Friday, December 19, 2014

Elite Citizen Scholar: Alexis Yelland

5/16/2014

Helping others in need can be more meaningful in a smaller community, Alexis Yelland, West Franklin High School senior, said.

“As a citizen in your community, you should want to do the best you can to help people out. Especially in a small community where sometimes help is needed even more,” Yelland said. “People may not remember what you said to them, but they will always remember how they felt.”

Helping others in need can be more meaningful in a smaller community, Alexis Yelland, West Franklin High School senior, said.

“As a citizen in your community, you should want to do the best you can to help people out. Especially in a small community where sometimes help is needed even more,” Yelland said. “People may not remember what you said to them, but they will always remember how they felt.”

Yelland said she realized how important it was to give back when she participated in her first blood drive.

“I had the opportunity to donate blood for the first time and that’s when it hit me,” she said. “If I was to be in a serious accident and was in need of a blood transfusion, I want to know that it will always available to me.”

Yelland, the daughter of Michael and Teresa Yelland, Quenemo, aided her community through her work with Future Business Leaders of America. She said when her senior class was in fifth grade, they were unable to participate in a program called Exchange City, which inspired them to organize the program for current elementary school students.

“We did not have the experience that we feel that every kid should get the opportunity to have,” she said of Exchange City. “As Future Business Leaders, this is a great way for me and my chapter to show the skills that FBLA has taught us over the past four years and put them to good use.”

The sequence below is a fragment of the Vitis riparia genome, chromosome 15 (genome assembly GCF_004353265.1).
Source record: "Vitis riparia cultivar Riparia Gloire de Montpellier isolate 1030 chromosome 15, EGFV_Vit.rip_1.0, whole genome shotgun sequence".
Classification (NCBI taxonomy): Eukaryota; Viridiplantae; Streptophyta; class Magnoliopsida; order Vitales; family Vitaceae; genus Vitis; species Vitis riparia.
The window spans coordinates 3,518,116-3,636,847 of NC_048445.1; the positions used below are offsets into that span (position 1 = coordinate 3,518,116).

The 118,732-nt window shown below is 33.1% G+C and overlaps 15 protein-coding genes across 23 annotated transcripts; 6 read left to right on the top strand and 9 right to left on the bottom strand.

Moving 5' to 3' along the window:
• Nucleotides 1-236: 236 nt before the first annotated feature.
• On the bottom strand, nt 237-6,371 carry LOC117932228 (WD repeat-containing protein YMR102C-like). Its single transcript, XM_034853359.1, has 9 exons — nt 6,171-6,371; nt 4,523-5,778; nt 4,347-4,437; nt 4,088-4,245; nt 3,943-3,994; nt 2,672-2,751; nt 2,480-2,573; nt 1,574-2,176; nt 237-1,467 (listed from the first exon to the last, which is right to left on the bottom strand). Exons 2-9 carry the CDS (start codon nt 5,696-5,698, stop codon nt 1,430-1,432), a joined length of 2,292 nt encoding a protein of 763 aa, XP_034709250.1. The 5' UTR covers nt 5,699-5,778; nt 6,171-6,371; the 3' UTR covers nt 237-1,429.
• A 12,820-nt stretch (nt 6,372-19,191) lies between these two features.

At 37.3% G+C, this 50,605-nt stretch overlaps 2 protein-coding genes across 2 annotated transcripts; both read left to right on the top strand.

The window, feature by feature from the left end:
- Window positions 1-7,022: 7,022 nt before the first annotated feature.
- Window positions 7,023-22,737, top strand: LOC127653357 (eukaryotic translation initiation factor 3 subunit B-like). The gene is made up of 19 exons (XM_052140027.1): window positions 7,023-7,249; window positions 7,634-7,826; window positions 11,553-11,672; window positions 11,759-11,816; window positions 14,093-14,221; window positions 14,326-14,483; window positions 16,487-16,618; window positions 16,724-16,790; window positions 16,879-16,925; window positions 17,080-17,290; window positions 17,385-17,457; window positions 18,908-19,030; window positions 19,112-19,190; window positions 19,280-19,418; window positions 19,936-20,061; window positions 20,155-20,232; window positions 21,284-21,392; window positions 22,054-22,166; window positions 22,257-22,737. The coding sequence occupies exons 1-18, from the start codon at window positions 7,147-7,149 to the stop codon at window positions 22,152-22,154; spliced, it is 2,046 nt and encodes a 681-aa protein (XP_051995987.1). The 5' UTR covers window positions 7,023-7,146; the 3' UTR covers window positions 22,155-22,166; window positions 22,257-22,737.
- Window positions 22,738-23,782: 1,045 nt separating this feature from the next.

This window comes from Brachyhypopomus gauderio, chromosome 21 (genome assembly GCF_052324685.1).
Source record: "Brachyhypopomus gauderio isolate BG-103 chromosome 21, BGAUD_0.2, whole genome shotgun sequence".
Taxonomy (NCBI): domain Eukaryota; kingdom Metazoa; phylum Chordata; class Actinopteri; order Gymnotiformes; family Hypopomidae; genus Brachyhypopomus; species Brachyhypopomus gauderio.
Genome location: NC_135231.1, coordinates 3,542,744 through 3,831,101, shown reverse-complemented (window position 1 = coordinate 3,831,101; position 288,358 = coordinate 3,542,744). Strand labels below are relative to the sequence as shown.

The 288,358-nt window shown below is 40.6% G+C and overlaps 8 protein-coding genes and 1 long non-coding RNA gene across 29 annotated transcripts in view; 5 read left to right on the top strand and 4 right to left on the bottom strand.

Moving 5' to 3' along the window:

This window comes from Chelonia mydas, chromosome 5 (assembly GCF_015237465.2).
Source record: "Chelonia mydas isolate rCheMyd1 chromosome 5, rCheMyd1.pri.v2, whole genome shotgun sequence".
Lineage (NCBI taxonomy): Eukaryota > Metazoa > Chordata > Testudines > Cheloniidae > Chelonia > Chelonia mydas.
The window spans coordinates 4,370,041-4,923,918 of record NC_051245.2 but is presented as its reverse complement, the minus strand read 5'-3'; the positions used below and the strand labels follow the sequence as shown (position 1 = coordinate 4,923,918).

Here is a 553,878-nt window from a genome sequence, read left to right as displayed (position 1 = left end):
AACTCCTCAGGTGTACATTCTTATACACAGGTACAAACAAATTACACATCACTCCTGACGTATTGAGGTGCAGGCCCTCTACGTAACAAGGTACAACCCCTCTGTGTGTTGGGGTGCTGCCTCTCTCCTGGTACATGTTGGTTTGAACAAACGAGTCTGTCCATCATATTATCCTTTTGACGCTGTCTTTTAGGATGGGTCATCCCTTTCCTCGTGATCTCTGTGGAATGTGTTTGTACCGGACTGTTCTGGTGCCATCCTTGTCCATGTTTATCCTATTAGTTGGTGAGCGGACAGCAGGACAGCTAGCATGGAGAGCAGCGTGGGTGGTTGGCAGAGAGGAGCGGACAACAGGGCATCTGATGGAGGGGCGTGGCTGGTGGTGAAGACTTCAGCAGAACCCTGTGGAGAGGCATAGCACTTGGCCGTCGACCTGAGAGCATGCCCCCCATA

She said planning the event took months, and included about 65 elementary students from Williamsburg and Appanoose elementary schools. The event might have helped heal some wounds too, she said.

“This project was not only successful, but it really helped bring the community together,” Yelland said. “Our district has been split up since the consolidation [of Pomona and Williamsburg high schools] and has always has those division lines between the individual cities and their alumni. When my chapter is able to put together an event and bring the kids from all over the community, it helps heal those previous wounds.”

While the plan was to educate the younger students, she said both teachers and students benefitted from the project.

“Not only did this project enhance the education of the younger kids, but also it helped my chapter members personally,” Yelland said. “So many of them had a blast running the Exchange City and have their very own suggestions for next year. It even helped one of my members realize what she wants to do after college. Allowing her to work the after school programs during the lesson plans and the opening day really encouraged her to continue to chase her dream to be an elementary teacher.”

Along with FBLA, Yelland participated in National Honor Society, student council, band and several athletic activities including basketball, volleyball, softball, cross country, track and dance. She also participated in Girl Scouts for 10 years, from 2001 to 2011.

Yelland said she plans to attend Washburn University in Topeka to major in business management and marketing, while also focusing on graphic design. She said her goal for college is to make her way to Stanford University. Although she has not made that dream come true yet, she hopes to accomplish it after her time at Washburn.

She said she wants to apply for an internship at Google as a web designer and programmer.

“If that plan does not work out the way I want, luckily I have a backup plan,” she said. “I will acquire my degrees in graphic design and business and open up my own printing shop and be a professional graphic designer on my own.”

comments powered by Disqus